A desire to take up a residency on the South Coast has helped Canberran Ian Skinner take out the 2021 Mullins Conceptual Photography Prize.
The photographer - who was finalist in last year's competition, which was taken out by Canberran Judy Parker - was awarded the $10,000 prize for his work Ashscapes 01-04.
The work - which is made up of four panels - is a response to the 2019-20 bushfires and the damage that they caused.
"In many ways this work came out of a desire to work 'in residence' on the south coast of New South Wales - and I have to thank my sisters-in-law for helping make that happen. On several occasions," Skinner said on social media when learning of the win.
"The arrival and impact of fire was an unexpected contributor to my deliberations here - and I recall at the time pondering about how to respond to the disaster without being cliched or exploitative.
"The ocean delivered ash to the sandy edge of the land and all I had to do was see."
Skinner also expressed delight that his good friend Ian Terry of Hobart was awarded a runner-up prize for his "sublime work", part of a project exploring the impact of the travels of George Augustus Robinson in Van Diemen's Land.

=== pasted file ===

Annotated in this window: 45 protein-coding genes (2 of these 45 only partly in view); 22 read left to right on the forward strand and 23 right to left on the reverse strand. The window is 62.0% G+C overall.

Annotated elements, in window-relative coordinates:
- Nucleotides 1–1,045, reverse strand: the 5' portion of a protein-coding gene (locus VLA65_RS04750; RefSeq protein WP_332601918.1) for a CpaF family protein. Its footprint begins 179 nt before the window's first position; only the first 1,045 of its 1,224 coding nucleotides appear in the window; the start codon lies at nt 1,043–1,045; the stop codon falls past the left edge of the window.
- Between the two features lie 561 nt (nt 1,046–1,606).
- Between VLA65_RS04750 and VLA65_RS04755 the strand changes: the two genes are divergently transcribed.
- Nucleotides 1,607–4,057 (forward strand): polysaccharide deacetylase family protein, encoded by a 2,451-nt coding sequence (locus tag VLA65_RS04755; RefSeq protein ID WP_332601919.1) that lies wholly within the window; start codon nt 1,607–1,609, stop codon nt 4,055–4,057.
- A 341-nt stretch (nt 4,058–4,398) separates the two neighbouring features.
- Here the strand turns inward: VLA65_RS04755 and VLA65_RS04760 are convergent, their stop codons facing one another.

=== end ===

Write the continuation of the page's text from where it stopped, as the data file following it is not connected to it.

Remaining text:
As with previous Mullins Conceptual Photography Prize winning images, the framed print of Skinner's winning work has been acquired by Muswellbrook Regional Arts Centre for its permanent collection of post-war contemporary paintings, ceramics and photography.
The concept statement for Skinner's winning image read, "The catastrophic fires in south-eastern Australia in 2019-2020 were shortly followed by torrential rain.
"The rivers and creeks disgorged vast quantities of debris from the conflagration into the ocean so that the waves turned grey with ash, and convulsed with charred remnants.
"Where the gentler waves reached their zenith on the beaches, small flecks of carbonised vegetation rested in ephemeral patterns suggesting the hills, ridges and valleys of their living selves."
Skinner has been described as an observational photographer who moves through various landscapes and situations forever seeking visual opportunities to fix with the framed eye.
His earlier working life in architecture continues to drive an interest in the built environment, often exploring its interface with the natural world.
Given his first camera for his 10th birthday, Skinner quickly sensed that photographic image making had a purpose beyond its important documentary tool use.
In the early 1980s his work on the conservation of its south-west wilderness took him to Tasmania, where the influence of the pictorial Truchanas/Dombrovskis school shaped his early approaches to landscape photography.
All the works in the 2021 Mullins Conceptual Photography Prize exhibition can be seen in at a-p-s.org.au.
- Brian Rope is on the management team for the Mullins Conceptual Photography Prize.
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